Unlike the completely unrelated, professional Xbox 360 Software Developer Kit, XNA is targeted specifically at hobbyists and independent developers (e.g. a person who writes a small game and wants to sell it for cheap). Microsoft runs an active community site containing Microsoft-written code samples, tutorials, and starter kits (e.g. a 2D RPG and a 3D racing game), and forums where both hobbyists and XNA developers post. There are also third-party XNA tutorial/code sites, though Ziggyware, the largest and best, imploded a ways back (humorously, according to Google, Ziggyware and a few others had posted the presentation I wrote on kd-trees as part of my graphics term project, prior to the site going under).
Once a game is finished, in addition to distributing the source and/or binaries manually, finished games can be submitted to several places, depending on platform. Free Windows games may be submitted to the XNA community website for download. Finished games can also be submitted to the Xbox Live Marketplace, where they can be downloaded, either for free or for sale (whatever you decide on), by anyone who has an Xbox 360 (a Creators Club subscription is not required to play games published on the Marketplace). To say that again: you can sell your amateur Xbox games for cash through Live Marketplace, right next to professional downloadable games.
Of course, this isn't without its caveats. XNA doesn't allow you to directly access the hardware, or use the same low-level API professional developers use from a natively-executed (after compiling) language like C++. This means that XNA games cannot compete in sheer speed and power with professionally-developed games. It also means that you may not be able to access 100% of the features of the hardware, where XNA only exposes a portion of the feature set; one very notable omission is the ability to use the Xbox 360's vector math unit, a fact that drastically reduces the performance potential for some types of calculations.
Second is the fact that it's a .NET platform. While this choice was good from an ease of programming perspective (garbage collection is easier to program and less prone to various coding errors, especially given that most of the people coding on XNA will be amateurs and thus may not be very good), it's not so good from a performance perspective. Perhaps the most stereotypical problem for garbage-collected systems like Java or the .NET platform is that garbage collection is far from free, both in terms of CPU and memory. If you plot the proportion of time the CPU spends collecting garbage (instead of, you know, actually running the program) against memory usage, you'll find that after a certain threshold cost grows exponentially. One study found that, when memory utilization is at 20%, garbage collection is no more expensive (and maybe even faster) than explicit allocation/deletion, but costs rise quickly from there: garbage collection is 17% slower at 33% memory usage, 70% slower at 50% memory usage, and as you approach 100% memory utilization garbage collection approaches 100% of total CPU time.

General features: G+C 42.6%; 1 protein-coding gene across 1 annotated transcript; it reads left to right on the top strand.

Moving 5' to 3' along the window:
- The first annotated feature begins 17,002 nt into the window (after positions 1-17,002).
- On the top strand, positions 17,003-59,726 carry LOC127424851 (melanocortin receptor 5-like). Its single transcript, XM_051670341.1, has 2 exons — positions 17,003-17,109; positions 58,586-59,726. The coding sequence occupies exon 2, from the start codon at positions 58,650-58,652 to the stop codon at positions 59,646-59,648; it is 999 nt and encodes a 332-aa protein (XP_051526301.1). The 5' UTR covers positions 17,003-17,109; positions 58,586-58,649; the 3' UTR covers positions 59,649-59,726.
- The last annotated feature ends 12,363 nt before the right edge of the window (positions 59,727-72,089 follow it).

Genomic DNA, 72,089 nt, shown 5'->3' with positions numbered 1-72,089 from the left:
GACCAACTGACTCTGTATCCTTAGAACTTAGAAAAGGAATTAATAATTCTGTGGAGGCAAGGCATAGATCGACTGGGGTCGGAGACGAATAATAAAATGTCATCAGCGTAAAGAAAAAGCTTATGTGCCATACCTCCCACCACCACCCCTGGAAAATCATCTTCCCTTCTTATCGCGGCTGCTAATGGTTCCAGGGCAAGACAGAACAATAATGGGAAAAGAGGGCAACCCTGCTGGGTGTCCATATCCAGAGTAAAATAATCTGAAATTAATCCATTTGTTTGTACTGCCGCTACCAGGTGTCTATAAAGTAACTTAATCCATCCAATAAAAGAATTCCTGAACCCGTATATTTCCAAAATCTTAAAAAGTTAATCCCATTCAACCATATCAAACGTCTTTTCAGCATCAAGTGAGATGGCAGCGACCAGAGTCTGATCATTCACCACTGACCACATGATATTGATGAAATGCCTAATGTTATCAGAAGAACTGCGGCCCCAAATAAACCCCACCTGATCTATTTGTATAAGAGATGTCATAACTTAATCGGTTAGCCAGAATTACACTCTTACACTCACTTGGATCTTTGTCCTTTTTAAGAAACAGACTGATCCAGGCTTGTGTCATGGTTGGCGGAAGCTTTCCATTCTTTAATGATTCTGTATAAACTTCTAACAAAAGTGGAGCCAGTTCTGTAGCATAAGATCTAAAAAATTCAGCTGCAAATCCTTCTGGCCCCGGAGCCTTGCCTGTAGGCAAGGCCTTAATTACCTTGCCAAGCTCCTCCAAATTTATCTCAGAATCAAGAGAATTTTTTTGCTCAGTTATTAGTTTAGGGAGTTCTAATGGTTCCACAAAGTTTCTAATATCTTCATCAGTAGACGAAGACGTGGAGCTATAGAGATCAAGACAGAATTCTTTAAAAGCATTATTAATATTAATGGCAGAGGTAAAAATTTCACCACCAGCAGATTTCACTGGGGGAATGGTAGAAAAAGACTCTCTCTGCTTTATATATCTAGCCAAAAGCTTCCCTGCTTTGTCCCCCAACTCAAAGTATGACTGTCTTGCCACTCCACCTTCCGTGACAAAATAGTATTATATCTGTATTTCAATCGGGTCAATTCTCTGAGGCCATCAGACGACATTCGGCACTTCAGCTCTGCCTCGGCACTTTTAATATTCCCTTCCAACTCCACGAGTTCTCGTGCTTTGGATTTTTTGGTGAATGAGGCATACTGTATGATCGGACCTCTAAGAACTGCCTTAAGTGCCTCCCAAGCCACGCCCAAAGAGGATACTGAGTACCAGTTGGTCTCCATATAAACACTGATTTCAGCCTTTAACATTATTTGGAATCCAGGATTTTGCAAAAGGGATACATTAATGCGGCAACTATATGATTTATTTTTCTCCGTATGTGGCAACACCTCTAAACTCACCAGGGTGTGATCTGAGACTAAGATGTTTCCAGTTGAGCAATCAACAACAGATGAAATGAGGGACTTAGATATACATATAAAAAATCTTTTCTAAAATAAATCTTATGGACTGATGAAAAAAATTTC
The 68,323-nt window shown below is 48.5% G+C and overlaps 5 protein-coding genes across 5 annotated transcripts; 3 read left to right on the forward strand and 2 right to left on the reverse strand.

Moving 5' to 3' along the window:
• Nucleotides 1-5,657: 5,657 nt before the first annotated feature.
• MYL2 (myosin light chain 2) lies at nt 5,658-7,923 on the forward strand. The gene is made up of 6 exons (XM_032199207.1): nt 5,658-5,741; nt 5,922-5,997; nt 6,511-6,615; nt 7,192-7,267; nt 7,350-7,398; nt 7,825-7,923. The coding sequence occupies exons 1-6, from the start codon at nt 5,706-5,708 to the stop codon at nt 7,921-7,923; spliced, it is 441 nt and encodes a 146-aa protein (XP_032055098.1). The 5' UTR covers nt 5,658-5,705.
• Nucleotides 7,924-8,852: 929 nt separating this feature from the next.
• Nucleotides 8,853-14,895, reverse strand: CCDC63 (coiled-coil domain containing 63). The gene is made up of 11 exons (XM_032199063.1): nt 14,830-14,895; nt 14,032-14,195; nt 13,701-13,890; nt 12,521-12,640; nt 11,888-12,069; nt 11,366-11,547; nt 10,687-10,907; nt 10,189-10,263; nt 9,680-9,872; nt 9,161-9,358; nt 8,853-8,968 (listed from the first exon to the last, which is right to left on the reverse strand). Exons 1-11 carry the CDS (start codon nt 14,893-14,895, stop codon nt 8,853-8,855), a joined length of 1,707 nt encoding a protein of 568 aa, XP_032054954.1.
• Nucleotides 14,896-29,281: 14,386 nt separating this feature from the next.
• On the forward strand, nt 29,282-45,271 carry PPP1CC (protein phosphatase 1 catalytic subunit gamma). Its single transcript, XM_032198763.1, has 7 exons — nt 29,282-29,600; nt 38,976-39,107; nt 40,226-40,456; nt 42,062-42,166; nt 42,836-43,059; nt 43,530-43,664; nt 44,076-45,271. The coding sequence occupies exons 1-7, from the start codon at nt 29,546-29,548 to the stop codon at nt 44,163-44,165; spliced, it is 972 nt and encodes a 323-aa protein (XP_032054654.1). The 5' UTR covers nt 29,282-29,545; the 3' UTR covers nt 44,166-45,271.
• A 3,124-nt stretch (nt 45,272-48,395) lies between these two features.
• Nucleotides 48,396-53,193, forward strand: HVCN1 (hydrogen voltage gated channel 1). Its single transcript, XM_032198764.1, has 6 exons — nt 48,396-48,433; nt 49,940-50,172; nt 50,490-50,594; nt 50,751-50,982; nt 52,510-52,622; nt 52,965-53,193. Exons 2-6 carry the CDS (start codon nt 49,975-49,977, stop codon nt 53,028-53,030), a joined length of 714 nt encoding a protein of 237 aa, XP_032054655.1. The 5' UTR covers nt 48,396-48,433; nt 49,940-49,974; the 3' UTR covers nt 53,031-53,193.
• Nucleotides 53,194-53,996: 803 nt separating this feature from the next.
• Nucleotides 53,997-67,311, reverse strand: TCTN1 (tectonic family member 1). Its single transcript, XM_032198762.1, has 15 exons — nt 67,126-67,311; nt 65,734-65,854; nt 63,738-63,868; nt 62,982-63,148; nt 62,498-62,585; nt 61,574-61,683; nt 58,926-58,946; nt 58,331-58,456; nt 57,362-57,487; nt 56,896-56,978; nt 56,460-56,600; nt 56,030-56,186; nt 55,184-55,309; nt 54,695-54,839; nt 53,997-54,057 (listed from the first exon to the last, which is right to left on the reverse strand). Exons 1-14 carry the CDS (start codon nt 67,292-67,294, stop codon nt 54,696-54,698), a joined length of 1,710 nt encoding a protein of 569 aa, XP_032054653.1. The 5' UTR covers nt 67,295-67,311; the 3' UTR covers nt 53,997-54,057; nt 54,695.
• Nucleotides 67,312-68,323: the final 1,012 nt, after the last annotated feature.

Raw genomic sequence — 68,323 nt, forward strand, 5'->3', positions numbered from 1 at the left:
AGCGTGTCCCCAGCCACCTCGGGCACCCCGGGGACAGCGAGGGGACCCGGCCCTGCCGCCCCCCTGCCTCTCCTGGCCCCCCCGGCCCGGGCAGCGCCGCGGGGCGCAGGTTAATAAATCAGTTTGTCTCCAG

A third major point of concern is that the XNA framework on the Xbox 360 does not have the full .NET framework/compiler, but only the Compact Framework. This version is designed for hardware that doesn't have a lot of memory or processing power (especially things like PDAs), and offers reduced memory and CPU overhead at the price of sub-optimal execution speed. Of the various optimizations performed by the full-fledged .NET framework, only a subset are performed by the compact framework; for example, inlining is restricted, virtual function calls are implemented in a more compact but slower manner, and both the framework and garbage collection algorithm are just dumber in general, to name a few issues (see here for a more lengthy list).
However, making decisions is easy when there's only one option, and if you're a hobbyist wanting to code for a modern video game console, that option is XNA. Even if you're not interested in consoles, XNA still provides a convenient and free game development platform, designed specifically with hobbyists in mind. It also opens the possibility of making a bit of money off your amateur games prior to going pro.